I first met Peter Bilezikian at the home of his daughter, Bethel, in Newton, Mass. That was in 2004, when he was in his early 90s. He physically looked and moved about like a man in his late 60s, yet his stamina and lust for life was of someone far more than half his age. He was driving and had a tight schedule, attending a Bible class several times a week and meeting people throughout the day. Every time I met him I was more amazed and even intimidated by his agility and capacity for accomplishment by consistently setting goals and fulfilling them successfully. After my first few encounters with Peter, I began to refer to him respectfully as the “Young Man.”
His memory was fully intact and he recalled stories from his life to share with me. One evening he told me about his experiences as a young boy in Marash, which had been immersed into citywide chaos trapped by the inferno of the Armenian Genocide. He was alone and struggling to stay alive among crowds of living ghosts, barely able to stand erect. It was a “normal thing” for him to witness people dropping dead all around him, he said. Somehow he managed to survive and at the end of his journey out of Western Armenia found his way to the Boston area. As a vivacious adult he eventually managed to open Newtonville Electrical Company, Inc., a sales and repair shop for electrical appliances in Newtonville, where he lived for the rest of his life. With his wife Lucille Mae (Jennie) Vartanian, they raised three children and ensured that they received top-quality higher education; Bethel herself attended Radcliffe College.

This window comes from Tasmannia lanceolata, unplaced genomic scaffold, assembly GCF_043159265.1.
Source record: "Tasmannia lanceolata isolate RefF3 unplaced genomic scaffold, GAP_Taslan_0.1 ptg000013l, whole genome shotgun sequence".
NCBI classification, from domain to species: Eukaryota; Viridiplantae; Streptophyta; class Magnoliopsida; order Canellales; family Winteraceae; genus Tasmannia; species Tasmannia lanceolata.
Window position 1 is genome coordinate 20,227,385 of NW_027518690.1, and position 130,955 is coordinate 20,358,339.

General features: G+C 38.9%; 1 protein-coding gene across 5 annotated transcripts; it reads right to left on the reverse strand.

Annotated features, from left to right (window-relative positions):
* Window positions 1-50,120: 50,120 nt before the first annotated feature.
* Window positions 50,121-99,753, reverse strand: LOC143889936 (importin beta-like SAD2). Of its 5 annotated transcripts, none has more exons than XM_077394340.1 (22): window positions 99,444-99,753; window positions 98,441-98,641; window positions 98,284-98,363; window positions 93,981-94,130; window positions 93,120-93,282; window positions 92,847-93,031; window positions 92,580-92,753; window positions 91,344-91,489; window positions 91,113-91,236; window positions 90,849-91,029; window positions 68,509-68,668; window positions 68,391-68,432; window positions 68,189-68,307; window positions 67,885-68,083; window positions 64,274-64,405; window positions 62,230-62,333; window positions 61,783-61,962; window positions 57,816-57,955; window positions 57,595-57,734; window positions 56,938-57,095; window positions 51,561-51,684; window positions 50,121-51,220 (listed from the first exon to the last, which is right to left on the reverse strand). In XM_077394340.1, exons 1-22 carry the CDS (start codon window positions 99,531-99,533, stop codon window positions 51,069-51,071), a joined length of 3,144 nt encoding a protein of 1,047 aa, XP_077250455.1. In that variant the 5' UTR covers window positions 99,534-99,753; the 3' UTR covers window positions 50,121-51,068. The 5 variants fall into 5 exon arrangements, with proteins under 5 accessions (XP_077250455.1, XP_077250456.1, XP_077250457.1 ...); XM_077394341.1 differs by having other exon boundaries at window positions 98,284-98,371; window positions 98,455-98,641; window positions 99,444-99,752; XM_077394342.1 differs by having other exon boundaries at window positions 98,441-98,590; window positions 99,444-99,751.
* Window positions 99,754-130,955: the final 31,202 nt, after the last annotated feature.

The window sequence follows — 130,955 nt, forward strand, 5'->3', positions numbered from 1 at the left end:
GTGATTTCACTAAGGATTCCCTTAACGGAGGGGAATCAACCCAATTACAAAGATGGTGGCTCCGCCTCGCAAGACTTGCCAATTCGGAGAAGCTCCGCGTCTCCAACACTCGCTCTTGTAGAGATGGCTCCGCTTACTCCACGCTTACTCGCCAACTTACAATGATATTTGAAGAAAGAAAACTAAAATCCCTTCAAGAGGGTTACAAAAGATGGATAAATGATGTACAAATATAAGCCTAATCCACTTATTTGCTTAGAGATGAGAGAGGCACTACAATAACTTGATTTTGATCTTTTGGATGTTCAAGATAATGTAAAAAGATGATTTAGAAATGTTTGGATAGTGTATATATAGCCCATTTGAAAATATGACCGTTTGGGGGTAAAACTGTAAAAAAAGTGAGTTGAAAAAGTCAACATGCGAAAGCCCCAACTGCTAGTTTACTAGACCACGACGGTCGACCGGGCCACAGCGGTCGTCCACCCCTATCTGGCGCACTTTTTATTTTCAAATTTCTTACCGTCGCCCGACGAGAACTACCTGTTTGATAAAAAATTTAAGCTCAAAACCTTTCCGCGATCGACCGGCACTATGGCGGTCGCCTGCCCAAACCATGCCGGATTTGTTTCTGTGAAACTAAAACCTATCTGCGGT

At the time I was moving through a period of soul searching, having emerged from a turbulent phase in my life and seeking the path I would eventually find, and continue to follow. He shared with me his own pain he had experienced when he was in his 20s, when he was angry and bitter without any clear reason or motivation—perhaps it was his defense mechanism in coping with his horrific childhood. Then one day, as he conveyed to me, he attained a divine awakening, and from that time onwards embraced a devoutly spiritual life, replacing his malaise with pure, pristine joy.
I had been meeting him at least twice a week for several months, eager to tap into the spring of wisdom and life experience that he discreetly fostered. Then I moved back to Armenia. Nearly two years ago during a visit to the Boston area I went to visit Peter, who at that time had been living in a convalescent home having endured several setbacks in his health. His memory had already begun to fade and he did not remember who I was, but the lust for life was still fully intact. I remember he had wanted to read the newspaper and somehow keep mentally active. We did not speak for very long, but the 10 minutes or so that I spent with him were among the most memorable in my brief stay at the time. Three weeks ago I learned that Peter passed away at the age of 97.
Mahatma Gandhi once said, “In the attitude of silence the soul finds the path in a clearer light, and what is elusive and deceptive resolves itself into crystal clearness. Our life is a long and arduous quest after Truth.” I think this philosophy directly applied to Peter’s hunger for attaining the highest level of serenity through the pursuit of righteousness, along the upward footpath that indeed ultimately led him to God. It was his life’s sole purpose.